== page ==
Friday, September 18, 2009

ALONE IN A CROWD


When I was in school, I never quite fit in, though I tried to.

The first time I went to a Saturday night dance, nobody asked me to dance except Lennie, who was a "drip."

The one college orientation get-together I attended was grim. The other girls and guys seemed like a collection of drips from all over the world.

I went to a couple of parties and pretended to enjoy myself, but Christmas Eve was awful, and New Year's Eve was seriously depressing. (On New Year's Day I took a train to New York and never went back to college except as a performer on the college concert circuit.)

In the city, there were lots of people to have quick conversations with, but they were too busy and I was too busy for get-togethers.

I got my first dance job, then a husband, and we got our Dance Drama Duo going. Socializing with other dancers, actors, fellow artists was okay -- part of "making it."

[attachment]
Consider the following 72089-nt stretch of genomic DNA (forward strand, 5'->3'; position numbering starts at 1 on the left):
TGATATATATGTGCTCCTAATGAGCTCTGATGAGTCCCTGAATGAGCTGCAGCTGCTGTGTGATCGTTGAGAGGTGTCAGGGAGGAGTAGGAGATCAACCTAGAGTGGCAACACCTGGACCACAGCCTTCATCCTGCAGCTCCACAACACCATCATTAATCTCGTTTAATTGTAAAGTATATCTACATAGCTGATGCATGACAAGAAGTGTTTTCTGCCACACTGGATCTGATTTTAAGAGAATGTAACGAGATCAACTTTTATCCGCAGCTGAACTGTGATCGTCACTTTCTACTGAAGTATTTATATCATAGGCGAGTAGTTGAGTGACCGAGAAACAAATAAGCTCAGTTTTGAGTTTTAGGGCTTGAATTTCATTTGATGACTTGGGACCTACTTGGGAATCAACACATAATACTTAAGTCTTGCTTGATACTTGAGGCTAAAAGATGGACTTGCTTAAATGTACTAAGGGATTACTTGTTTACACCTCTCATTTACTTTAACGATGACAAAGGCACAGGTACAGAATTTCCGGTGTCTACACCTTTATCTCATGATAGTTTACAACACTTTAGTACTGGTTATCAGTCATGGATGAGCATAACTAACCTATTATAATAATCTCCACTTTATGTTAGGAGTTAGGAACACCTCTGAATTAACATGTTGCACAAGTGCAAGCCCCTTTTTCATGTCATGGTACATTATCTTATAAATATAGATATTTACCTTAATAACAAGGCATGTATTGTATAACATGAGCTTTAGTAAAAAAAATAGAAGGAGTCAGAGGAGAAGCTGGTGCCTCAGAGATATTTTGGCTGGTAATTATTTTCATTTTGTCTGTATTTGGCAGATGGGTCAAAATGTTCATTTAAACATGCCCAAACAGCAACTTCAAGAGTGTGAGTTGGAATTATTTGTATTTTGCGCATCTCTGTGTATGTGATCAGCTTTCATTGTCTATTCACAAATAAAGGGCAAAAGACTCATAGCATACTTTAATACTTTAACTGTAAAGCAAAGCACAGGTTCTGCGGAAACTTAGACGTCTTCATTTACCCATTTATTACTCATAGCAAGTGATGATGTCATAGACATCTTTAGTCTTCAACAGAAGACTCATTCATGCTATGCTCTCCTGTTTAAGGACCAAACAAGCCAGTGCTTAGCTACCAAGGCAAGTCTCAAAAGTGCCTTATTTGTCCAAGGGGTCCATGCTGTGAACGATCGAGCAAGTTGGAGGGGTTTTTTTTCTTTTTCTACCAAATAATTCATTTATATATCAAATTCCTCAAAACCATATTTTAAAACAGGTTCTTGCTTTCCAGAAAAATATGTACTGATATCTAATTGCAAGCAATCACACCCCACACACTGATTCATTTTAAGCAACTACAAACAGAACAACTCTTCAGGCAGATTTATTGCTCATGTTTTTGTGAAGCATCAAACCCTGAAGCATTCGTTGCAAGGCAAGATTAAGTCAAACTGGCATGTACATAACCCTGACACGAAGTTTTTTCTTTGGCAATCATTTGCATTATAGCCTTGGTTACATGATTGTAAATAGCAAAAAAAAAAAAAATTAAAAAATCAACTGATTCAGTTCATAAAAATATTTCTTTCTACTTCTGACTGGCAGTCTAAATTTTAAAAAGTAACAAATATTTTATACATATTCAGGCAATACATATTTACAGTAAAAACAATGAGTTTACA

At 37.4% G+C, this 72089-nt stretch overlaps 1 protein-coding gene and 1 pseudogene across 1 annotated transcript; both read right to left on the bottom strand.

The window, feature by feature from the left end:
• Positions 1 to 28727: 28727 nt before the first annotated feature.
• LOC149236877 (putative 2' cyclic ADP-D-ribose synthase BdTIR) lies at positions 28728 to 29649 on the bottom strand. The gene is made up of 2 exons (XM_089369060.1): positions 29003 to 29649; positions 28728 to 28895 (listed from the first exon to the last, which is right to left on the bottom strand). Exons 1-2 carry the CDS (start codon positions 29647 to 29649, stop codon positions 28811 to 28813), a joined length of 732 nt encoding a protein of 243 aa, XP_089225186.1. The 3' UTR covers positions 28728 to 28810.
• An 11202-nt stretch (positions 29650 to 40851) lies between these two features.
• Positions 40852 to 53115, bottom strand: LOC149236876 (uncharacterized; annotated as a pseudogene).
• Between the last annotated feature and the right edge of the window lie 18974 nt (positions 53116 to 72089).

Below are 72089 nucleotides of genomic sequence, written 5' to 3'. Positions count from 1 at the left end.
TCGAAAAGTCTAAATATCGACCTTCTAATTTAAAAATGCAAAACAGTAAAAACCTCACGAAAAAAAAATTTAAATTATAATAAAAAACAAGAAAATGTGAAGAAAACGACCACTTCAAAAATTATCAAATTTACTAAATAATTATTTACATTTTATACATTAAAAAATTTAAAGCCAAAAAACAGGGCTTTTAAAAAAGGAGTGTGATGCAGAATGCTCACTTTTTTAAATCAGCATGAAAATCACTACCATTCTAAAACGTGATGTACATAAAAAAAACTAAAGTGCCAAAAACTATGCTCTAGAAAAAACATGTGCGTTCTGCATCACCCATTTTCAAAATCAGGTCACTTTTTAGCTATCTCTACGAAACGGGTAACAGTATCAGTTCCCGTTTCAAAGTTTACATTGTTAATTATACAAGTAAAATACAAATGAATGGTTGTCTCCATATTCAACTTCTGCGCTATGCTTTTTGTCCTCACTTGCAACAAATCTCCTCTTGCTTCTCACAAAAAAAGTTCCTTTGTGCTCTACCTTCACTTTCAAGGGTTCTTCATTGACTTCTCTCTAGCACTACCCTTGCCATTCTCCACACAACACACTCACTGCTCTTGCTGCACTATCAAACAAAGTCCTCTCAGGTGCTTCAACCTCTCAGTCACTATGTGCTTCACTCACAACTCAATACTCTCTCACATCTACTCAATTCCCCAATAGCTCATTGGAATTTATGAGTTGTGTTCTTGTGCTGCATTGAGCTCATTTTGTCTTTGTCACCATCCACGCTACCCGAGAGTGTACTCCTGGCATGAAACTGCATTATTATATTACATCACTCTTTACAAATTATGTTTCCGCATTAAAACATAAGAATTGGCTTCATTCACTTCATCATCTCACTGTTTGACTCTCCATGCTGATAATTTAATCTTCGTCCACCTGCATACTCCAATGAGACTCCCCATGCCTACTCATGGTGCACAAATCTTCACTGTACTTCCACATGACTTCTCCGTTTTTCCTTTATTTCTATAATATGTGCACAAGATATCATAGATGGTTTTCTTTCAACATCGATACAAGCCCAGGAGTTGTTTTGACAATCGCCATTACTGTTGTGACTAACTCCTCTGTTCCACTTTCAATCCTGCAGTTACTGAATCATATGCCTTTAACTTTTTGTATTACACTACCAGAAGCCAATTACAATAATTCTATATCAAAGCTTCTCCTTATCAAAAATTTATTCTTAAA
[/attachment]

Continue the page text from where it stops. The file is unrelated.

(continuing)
At cocktail parties I never did feel like I belonged.

After a show when people came backstage, it was exhausting -- a performance after the performance.

My very first creative effort was a solo done to the sound effects of bells pealing, a crowd celebrating. I stood upstage in the center, and walked very slowly, skillfully, smoothly downstage, forward to the edge of the stage, while slowly raising and reaching my arms -- reaching out to the people -- trying to join with the crowd that was celebrating in the world beyond the stage.

It's a simple sol0 (I've seen it on film). There's no dance movement. But the vision of one person in a crowd, not being able to become part of the crowd is touching.

Aloneness ... each of us is one person, a solitary, lone figure ... loneness isn't loneliness unless it makes you sad. It doesn't make me sad anymore.

1 comment:

Carola said...

I remember when I was a little girl, they brought me backstage to see you in the intermission of one of your big performances. I could tell that it was a bad time to visit - you had to be ready for the next part of the performance. Since then I have always hated to visit people backstage. There are other and better times to visit people you know who are in performances

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